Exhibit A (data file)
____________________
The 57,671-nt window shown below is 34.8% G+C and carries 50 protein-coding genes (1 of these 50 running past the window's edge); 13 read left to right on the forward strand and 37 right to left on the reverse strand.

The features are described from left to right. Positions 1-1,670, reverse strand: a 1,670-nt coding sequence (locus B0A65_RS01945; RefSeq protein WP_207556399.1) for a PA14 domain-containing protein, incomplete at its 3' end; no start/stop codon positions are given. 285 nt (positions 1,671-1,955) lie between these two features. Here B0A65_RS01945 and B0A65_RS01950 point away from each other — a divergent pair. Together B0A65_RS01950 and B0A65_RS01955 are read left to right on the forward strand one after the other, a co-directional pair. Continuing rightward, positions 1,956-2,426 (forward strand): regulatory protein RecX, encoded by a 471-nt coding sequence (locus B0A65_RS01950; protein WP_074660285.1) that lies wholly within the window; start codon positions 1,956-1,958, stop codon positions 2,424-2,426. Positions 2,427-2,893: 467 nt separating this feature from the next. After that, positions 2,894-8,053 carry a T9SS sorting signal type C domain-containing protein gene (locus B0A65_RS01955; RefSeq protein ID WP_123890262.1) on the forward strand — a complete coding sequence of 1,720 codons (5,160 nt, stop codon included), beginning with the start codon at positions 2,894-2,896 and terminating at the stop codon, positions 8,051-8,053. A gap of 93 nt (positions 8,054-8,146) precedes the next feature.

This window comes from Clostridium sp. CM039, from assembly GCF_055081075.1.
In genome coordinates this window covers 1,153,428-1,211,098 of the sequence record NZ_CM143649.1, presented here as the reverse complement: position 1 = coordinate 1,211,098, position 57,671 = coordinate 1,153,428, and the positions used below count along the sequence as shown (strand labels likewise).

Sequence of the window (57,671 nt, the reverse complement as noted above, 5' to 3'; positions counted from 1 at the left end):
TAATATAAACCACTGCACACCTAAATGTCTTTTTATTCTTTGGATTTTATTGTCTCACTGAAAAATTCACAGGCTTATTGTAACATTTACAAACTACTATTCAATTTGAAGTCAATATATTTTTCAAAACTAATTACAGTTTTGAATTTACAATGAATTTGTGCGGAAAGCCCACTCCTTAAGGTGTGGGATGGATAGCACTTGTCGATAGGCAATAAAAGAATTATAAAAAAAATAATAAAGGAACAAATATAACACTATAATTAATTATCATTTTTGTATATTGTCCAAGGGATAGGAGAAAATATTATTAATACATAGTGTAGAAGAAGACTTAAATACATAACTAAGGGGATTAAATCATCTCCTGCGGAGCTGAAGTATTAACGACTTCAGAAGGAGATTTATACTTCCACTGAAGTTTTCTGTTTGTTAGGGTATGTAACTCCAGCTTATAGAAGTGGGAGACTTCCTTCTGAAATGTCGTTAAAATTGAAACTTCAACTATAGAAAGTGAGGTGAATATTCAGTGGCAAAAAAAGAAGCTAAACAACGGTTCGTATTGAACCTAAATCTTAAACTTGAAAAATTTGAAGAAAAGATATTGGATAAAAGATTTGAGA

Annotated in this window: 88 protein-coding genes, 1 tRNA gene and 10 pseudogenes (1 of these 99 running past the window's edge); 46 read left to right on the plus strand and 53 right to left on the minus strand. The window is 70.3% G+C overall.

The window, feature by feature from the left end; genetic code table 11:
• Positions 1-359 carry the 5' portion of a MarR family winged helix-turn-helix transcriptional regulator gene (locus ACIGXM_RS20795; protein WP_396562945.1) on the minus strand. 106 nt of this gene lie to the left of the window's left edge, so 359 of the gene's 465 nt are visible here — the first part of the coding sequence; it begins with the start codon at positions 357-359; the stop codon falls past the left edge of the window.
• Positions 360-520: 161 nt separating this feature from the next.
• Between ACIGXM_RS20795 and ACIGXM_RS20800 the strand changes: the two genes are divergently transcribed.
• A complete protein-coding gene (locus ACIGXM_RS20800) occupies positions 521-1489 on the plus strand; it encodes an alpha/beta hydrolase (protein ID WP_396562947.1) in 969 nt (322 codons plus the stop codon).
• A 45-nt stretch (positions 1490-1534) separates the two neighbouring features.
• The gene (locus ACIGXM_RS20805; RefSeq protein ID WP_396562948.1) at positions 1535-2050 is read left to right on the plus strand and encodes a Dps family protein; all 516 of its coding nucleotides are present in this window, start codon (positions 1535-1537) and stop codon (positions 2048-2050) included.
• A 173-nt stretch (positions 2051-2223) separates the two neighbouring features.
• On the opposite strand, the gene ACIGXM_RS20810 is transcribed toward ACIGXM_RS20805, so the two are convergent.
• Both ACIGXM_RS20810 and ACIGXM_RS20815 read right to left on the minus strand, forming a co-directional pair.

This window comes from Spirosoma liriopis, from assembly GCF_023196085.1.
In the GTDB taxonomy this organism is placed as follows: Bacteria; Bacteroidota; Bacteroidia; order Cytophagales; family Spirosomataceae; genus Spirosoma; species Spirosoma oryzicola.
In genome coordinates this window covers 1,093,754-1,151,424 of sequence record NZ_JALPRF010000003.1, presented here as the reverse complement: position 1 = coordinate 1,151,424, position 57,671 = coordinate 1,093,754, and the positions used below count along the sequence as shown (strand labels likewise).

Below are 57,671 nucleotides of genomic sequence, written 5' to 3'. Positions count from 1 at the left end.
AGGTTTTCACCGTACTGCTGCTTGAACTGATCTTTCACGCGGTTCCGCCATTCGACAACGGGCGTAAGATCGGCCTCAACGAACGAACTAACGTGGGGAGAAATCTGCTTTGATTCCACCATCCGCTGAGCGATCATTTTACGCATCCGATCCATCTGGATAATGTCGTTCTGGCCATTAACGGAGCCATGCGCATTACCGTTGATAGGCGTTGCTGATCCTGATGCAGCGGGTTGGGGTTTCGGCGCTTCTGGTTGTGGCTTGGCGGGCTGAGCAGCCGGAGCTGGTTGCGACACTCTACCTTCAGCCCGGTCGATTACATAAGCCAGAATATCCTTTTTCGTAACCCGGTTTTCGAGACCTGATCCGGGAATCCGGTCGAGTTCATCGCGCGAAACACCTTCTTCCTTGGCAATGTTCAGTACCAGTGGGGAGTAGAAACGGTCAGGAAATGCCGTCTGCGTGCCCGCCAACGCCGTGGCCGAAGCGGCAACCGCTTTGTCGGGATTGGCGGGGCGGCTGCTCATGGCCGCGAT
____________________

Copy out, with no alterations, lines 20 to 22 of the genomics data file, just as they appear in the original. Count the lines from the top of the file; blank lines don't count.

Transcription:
In genome coordinates this window covers 1,093,754-1,151,424 of sequence record NZ_JALPRF010000003.1, presented here as the reverse complement: position 1 = coordinate 1,151,424, position 57,671 = coordinate 1,093,754, and the positions used below count along the sequence as shown (strand labels likewise).

Below are 57,671 nucleotides of genomic sequence, written 5' to 3'. Positions count from 1 at the left end.
AGGTTTTCACCGTACTGCTGCTTGAACTGATCTTTCACGCGGTTCCGCCATTCGACAACGGGCGTAAGATCGGCCTCAACGAACGAACTAACGTGGGGAGAAATCTGCTTTGATTCCACCATCCGCTGAGCGATCATTTTACGCATCCGATCCATCTGGATAATGTCGTTCTGGCCATTAACGGAGCCATGCGCATTACCGTTGATAGGCGTTGCTGATCCTGATGCAGCGGGTTGGGGTTTCGGCGCTTCTGGTTGTGGCTTGGCGGGCTGAGCAGCCGGAGCTGGTTGCGACACTCTACCTTCAGCCCGGTCGATTACATAAGCCAGAATATCCTTTTTCGTAACCCGGTTTTCGAGACCTGATCCGGGAATCCGGTCGAGTTCATCGCGCGAAACACCTTCTTCCTTGGCAATGTTCAGTACCAGTGGGGAGTAGAAACGGTCAGGAAATGCCGTCTGCGTGCCCGCCAACGCCGTGGCCGAAGCGGCAACCGCTTTGTCGGGATTGGCGGGGCGGCTGCTCATGGCCGCGAT